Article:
The QOPI methodology reflects a balance of feasibility and sustainability with meaningful, valid data. QOPI data are collected through retrospective chart reviews conducted twice per year. Data collection occurs during a defined time period, during which practices are given several weeks to pull and abstract charts.
Unit of Analysis
The default unit of analysis for QOPI is the practice setting. Practices with multiple offices may choose to collect data at multiple sites. Also, practices are offered the option of collecting physician-level data, although abstracting a sufficient number of charts per physician is not practical for many groups.
Data abstractors in the pilot range from administrative staff to physicians (who were instructed not to abstract their own charts). In most practices, data are abstracted by research nurses; however, efforts are taken to define the QOPI measures clearly enough that administrative staff can assist in abstraction. Training is offered for each abstracter before their participation in QOPI, and assistance is available from ASCO staff as needed.
To select charts for abstraction, practices are instructed to generate a list of patient visits for the preceding 6 months (back to the date of the previous QOPI data collection). Proceeding sequentially backwards along this list, charts for a total of 85 patients meeting basic criteria (e.g., an invasive cancer diagnosed within the last 5 years) are selected. Because QOPI includes measures specific to breast and colorectal cancers and lymphoma, minimum requirements for the number of charts abstracted are provided for those diagnoses. Also, because QOPI includes measures of end-of-life care, practices pull and abstract charts of patients who died within the previous 6 months.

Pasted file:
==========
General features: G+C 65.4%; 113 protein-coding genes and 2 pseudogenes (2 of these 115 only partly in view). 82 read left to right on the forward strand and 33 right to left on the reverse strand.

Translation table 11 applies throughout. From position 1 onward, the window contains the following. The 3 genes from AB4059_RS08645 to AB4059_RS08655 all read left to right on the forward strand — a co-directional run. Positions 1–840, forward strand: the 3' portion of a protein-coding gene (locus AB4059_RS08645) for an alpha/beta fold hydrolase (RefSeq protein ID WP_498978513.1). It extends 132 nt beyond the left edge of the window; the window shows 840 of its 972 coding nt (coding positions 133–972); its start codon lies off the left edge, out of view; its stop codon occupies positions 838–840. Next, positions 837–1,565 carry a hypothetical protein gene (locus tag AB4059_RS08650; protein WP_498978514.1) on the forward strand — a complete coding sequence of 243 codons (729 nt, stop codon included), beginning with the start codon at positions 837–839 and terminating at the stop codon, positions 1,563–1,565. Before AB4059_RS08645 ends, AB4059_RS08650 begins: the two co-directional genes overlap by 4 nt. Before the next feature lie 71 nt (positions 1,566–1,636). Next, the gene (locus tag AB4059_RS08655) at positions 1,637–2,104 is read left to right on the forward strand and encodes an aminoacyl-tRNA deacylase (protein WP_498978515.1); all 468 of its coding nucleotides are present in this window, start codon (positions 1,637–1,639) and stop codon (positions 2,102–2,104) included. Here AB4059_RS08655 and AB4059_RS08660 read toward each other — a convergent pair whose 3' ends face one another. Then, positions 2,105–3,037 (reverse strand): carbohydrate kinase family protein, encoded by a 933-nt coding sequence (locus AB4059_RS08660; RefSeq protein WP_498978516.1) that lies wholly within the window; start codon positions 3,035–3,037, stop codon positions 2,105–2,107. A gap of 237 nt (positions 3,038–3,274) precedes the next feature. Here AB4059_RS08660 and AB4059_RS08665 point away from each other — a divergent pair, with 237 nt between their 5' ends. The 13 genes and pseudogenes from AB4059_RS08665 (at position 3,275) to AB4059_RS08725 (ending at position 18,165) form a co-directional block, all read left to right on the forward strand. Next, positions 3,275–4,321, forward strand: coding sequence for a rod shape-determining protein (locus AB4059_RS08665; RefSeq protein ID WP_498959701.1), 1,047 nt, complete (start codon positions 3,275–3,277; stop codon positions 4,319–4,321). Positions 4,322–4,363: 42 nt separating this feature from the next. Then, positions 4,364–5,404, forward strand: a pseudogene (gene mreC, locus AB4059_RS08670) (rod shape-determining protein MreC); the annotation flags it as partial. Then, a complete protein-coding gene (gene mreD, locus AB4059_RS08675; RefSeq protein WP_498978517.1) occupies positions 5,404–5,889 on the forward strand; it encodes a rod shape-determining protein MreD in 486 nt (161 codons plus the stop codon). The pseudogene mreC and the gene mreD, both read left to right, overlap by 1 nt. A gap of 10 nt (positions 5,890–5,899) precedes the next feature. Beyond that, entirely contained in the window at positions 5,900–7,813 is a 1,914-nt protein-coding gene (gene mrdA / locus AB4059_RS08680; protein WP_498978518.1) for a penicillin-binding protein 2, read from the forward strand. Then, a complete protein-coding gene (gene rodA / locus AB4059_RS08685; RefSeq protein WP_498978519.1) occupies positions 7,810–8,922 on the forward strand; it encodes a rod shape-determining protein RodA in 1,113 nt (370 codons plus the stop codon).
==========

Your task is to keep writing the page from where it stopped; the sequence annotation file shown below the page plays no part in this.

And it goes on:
To enter data, abstracters log in to a secure online data entry and reporting system developed and hosted by ASCO. Only anonymized data are submitted; practices maintain a key to link the QOPI unique identifier with patient identification information.
The QOPI data entry system leads the abstracter through the process of entering chart data. As the abstracter enters the answer to an initial question, additional items open depending on the response provided. For example, if the abstracter responds “yes” to the question, “Is this patient dead as a consequence of cancer?” an additional question will open automatically: “Is there a practitioner's notation documenting the patient's physical pain or lack thereof on his/her last visit to the office before death?”
Because only relevant questions are visible during abstraction, the abstracter must complete all fields before the chart can be submitted. The data entry system provides a user-friendly interface for the abstracters, and helps ensure data integrity by enforcing the intended skip patterns and eliminating the problem of missing data.